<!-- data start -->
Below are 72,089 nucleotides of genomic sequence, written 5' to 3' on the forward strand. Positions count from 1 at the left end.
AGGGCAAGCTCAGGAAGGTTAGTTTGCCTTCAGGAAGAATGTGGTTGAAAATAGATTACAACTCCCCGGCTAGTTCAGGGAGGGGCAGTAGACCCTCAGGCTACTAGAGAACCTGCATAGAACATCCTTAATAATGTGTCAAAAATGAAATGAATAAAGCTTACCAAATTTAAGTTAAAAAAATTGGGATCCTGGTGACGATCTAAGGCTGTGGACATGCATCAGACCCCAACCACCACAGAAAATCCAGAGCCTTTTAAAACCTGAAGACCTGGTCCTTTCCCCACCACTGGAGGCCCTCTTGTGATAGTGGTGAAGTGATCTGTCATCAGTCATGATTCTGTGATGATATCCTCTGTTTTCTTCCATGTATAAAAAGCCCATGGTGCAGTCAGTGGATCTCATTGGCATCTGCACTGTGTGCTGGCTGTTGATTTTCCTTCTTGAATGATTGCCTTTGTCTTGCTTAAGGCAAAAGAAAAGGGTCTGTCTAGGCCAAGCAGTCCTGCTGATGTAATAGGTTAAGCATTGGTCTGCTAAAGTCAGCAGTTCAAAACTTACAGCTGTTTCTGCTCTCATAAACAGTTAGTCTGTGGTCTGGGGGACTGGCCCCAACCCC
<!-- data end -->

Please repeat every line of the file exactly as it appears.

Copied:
Below are 72,089 nucleotides of genomic sequence, written 5' to 3' on the forward strand. Positions count from 1 at the left end.
AGGGCAAGCTCAGGAAGGTTAGTTTGCCTTCAGGAAGAATGTGGTTGAAAATAGATTACAACTCCCCGGCTAGTTCAGGGAGGGGCAGTAGACCCTCAGGCTACTAGAGAACCTGCATAGAACATCCTTAATAATGTGTCAAAAATGAAATGAATAAAGCTTACCAAATTTAAGTTAAAAAAATTGGGATCCTGGTGACGATCTAAGGCTGTGGACATGCATCAGACCCCAACCACCACAGAAAATCCAGAGCCTTTTAAAACCTGAAGACCTGGTCCTTTCCCCACCACTGGAGGCCCTCTTGTGATAGTGGTGAAGTGATCTGTCATCAGTCATGATTCTGTGATGATATCCTCTGTTTTCTTCCATGTATAAAAAGCCCATGGTGCAGTCAGTGGATCTCATTGGCATCTGCACTGTGTGCTGGCTGTTGATTTTCCTTCTTGAATGATTGCCTTTGTCTTGCTTAAGGCAAAAGAAAAGGGTCTGTCTAGGCCAAGCAGTCCTGCTGATGTAATAGGTTAAGCATTGGTCTGCTAAAGTCAGCAGTTCAAAACTTACAGCTGTTTCTGCTCTCATAAACAGTTAGTCTGTGGTCTGGGGGACTGGCCCCAACCCC